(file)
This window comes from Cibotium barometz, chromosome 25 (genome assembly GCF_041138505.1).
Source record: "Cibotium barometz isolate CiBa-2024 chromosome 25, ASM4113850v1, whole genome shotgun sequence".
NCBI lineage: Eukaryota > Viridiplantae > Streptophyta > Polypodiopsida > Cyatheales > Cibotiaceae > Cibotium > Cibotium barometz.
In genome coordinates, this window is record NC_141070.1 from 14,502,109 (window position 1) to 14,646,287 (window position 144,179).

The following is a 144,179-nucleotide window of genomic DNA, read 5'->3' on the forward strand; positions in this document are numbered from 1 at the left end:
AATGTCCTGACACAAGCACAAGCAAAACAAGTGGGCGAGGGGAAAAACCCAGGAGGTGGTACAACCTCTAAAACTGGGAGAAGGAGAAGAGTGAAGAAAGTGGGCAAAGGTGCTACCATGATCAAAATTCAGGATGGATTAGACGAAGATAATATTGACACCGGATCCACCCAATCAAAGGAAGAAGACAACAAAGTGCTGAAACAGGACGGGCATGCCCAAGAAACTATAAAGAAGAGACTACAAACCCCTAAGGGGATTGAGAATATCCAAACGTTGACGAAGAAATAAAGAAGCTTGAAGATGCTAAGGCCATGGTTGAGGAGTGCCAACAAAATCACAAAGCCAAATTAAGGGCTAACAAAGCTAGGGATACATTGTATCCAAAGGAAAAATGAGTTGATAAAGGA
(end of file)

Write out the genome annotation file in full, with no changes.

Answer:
This window comes from Cibotium barometz, chromosome 25 (genome assembly GCF_041138505.1).
Source record: "Cibotium barometz isolate CiBa-2024 chromosome 25, ASM4113850v1, whole genome shotgun sequence".
NCBI lineage: Eukaryota > Viridiplantae > Streptophyta > Polypodiopsida > Cyatheales > Cibotiaceae > Cibotium > Cibotium barometz.
In genome coordinates, this window is record NC_141070.1 from 14,502,109 (window position 1) to 14,646,287 (window position 144,179).

The following is a 144,179-nucleotide window of genomic DNA, read 5'->3' on the forward strand; positions in this document are numbered from 1 at the left end:
AATGTCCTGACACAAGCACAAGCAAAACAAGTGGGCGAGGGGAAAAACCCAGGAGGTGGTACAACCTCTAAAACTGGGAGAAGGAGAAGAGTGAAGAAAGTGGGCAAAGGTGCTACCATGATCAAAATTCAGGATGGATTAGACGAAGATAATATTGACACCGGATCCACCCAATCAAAGGAAGAAGACAACAAAGTGCTGAAACAGGACGGGCATGCCCAAGAAACTATAAAGAAGAGACTACAAACCCCTAAGGGGATTGAGAATATCCAAACGTTGACGAAGAAATAAAGAAGCTTGAAGATGCTAAGGCCATGGTTGAGGAGTGCCAACAAAATCACAAAGCCAAATTAAGGGCTAACAAAGCTAGGGATACATTGTATCCAAAGGAAAAATGAGTTGATAAAGGA